Today is Creation Sunday and, with Candlemas also happening this week, three snowdrops are on the altar as nature’s candles, marking the ancient custom of making light, peace and hope visible as the beauty of creation displays the first signs of new life after winter. Actual candles are also blessed at this time as Jesus, Light of the World, is made visible in the Temple and as the generations meet through the aged and faithful Simeon and Anna, his parents and the baby, who would have been circumcised in the eighth day. Mary is coming to be purified thirty three days after this as would be expected in those days and it’s clear that, as observant Jews, the family is living by the law of Moses.
Not everyone lives by obeying the law, whether of Moses or the land where they live. I was struck recently by the words of a police officer who said of the nightly battle for law and order he and his colleagues face when darkness is a cover for criminal activity, “We shine the brightest.” This is a dark time of year with daylight hours still short, very troubling events in the world making many so gloomy and the stormy, cold weather not helping matters. It can be tempting to lose confidence and to think that there is little that can be done to improve things. That’s why the officer’s words had such an impact – he was sure he and his colleagues would overcome the criminals challenging them and that they could make a positive difference. And so they did!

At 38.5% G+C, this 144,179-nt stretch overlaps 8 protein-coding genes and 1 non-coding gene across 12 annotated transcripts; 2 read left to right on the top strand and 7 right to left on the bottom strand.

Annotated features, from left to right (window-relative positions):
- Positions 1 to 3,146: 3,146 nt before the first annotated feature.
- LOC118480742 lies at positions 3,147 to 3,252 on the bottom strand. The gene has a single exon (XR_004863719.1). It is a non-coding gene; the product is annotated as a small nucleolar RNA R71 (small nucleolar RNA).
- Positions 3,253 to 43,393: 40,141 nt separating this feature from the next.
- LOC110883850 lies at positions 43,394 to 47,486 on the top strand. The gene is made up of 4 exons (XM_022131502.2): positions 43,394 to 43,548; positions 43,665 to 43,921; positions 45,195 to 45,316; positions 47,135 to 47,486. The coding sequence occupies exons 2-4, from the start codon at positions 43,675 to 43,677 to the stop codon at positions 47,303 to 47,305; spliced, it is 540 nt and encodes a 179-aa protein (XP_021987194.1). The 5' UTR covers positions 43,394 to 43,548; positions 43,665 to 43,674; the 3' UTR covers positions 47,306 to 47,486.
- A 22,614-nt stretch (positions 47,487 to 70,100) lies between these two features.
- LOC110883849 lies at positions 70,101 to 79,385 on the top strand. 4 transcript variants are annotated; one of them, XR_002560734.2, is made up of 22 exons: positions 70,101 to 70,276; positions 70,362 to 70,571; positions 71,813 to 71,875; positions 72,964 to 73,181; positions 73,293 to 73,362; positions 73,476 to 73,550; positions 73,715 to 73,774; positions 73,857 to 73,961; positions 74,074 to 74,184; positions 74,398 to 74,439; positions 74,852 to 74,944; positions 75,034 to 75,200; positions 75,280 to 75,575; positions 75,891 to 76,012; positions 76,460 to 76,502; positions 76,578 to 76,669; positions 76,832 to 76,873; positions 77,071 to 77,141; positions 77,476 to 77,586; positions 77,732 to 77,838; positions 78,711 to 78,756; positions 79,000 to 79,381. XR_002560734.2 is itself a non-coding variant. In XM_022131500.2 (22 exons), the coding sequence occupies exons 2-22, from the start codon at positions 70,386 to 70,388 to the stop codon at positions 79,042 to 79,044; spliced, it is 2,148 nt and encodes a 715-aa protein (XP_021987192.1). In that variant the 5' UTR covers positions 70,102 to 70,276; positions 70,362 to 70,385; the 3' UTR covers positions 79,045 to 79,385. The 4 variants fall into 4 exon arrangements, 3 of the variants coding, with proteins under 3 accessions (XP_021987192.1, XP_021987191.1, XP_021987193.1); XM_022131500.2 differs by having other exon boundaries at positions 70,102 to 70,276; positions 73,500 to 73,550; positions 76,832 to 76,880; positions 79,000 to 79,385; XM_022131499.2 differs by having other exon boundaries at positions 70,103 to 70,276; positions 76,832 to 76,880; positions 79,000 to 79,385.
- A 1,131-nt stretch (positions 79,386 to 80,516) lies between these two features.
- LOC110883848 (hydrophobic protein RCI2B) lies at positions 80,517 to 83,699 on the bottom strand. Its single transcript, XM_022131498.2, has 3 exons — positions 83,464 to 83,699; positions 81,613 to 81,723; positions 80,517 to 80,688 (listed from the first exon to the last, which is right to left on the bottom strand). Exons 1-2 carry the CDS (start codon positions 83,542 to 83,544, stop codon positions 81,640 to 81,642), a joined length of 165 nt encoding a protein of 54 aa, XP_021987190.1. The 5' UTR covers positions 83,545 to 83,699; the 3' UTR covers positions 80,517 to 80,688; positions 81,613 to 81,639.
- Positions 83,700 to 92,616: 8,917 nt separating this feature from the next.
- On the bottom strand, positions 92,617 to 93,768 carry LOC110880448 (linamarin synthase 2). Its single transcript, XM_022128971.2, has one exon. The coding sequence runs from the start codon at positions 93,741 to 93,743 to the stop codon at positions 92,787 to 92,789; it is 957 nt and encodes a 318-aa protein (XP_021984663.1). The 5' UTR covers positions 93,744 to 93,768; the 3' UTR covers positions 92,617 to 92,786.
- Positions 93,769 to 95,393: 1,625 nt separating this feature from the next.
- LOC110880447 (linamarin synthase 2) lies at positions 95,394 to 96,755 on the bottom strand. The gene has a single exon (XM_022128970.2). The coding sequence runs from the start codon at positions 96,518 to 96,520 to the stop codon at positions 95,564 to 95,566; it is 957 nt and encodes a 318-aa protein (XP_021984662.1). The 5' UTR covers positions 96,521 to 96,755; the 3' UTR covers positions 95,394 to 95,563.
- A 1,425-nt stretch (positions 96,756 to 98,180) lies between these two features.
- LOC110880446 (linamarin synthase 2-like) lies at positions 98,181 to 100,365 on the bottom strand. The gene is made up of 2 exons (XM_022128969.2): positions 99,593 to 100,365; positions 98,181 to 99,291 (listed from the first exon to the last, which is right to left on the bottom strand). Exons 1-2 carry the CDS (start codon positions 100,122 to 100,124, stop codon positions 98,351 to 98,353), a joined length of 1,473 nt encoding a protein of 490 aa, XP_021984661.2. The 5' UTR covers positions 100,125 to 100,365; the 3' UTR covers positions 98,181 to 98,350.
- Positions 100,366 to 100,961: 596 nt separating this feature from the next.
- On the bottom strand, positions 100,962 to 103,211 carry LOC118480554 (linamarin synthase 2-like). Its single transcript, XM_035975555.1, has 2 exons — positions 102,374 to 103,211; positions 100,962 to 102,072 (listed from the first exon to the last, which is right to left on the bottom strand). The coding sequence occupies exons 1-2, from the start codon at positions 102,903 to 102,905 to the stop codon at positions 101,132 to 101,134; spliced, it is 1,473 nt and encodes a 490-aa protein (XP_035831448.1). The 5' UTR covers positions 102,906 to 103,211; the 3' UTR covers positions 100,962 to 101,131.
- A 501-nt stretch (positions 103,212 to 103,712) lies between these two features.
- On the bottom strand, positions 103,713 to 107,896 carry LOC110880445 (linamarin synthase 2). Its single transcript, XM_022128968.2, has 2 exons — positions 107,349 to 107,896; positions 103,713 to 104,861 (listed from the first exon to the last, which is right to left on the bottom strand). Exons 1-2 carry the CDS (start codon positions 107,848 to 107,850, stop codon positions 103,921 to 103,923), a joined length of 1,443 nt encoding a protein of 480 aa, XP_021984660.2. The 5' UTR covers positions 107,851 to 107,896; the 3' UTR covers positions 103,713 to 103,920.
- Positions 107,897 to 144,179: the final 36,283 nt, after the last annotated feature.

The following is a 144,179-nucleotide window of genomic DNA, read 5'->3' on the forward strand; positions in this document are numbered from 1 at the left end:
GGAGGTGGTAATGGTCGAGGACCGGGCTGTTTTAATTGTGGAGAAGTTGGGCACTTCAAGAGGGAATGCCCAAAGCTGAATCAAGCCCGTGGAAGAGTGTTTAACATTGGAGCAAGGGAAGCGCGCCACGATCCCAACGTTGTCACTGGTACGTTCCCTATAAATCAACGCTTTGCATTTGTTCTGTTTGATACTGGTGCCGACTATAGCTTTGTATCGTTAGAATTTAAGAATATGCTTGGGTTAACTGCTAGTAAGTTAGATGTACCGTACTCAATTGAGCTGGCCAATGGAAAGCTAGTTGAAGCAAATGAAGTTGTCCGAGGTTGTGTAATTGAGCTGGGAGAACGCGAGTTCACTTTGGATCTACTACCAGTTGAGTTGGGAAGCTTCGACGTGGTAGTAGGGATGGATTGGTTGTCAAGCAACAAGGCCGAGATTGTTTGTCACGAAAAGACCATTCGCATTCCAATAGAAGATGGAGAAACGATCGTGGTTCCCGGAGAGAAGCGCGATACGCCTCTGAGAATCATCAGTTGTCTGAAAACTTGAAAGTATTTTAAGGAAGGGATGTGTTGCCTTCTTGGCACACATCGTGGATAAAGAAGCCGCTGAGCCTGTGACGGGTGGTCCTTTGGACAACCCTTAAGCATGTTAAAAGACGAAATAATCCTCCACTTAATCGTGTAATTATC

As we face the challenges before us, perhaps we’re not sure that we can overcome them. There will be daily ways in which we can also make a difference – but what difference will we decide to make? February Filldyke is dark and rainy but early daffodils are already appearing, buds are developing on the magnolia and weeping willow trees here and the daylight is lengthening. There are signs of new life and growth all around – sometimes they are noticed and sometimes just overlooked.
The same is true of relationships too. The song This little light o’ mine, I’m going to let it shine is a joyful gospel song but it became well known as an anthem of the civil rights movement in the 1950s and 60s. During that struggle, many were heartened by it as, despite the circumstances, it helped to lower the awful tensions being experienced. The lyrics speak of letting the light shine – for those around us as well as ourselves:
This little light o’ mine, I’m goin’ to let it shine Everywhere I go, I’m goin’ to let it shine …
In my neighbour’s home, I’m goin’ to let it shine Let it shine, let it shine, let it shine.’
The light is there – it’s a question of letting it shine. At the funeral of Eleanor Roosevelt, wife of the President of the USA, it was said that she would rather, “…light a candle than curse the darkness.” She championed civil rights, doing what she could and letting her light shine when others were eclipsed. In the darkness and challenges still being faced today will we let ours shine or look for what creation is showing us about new life and growth? And, as Candlemas marks the turning from Christmas to Easter and Lent beginning on 14th February, do we shine the brightest we can?
With my prayers; pob bendith,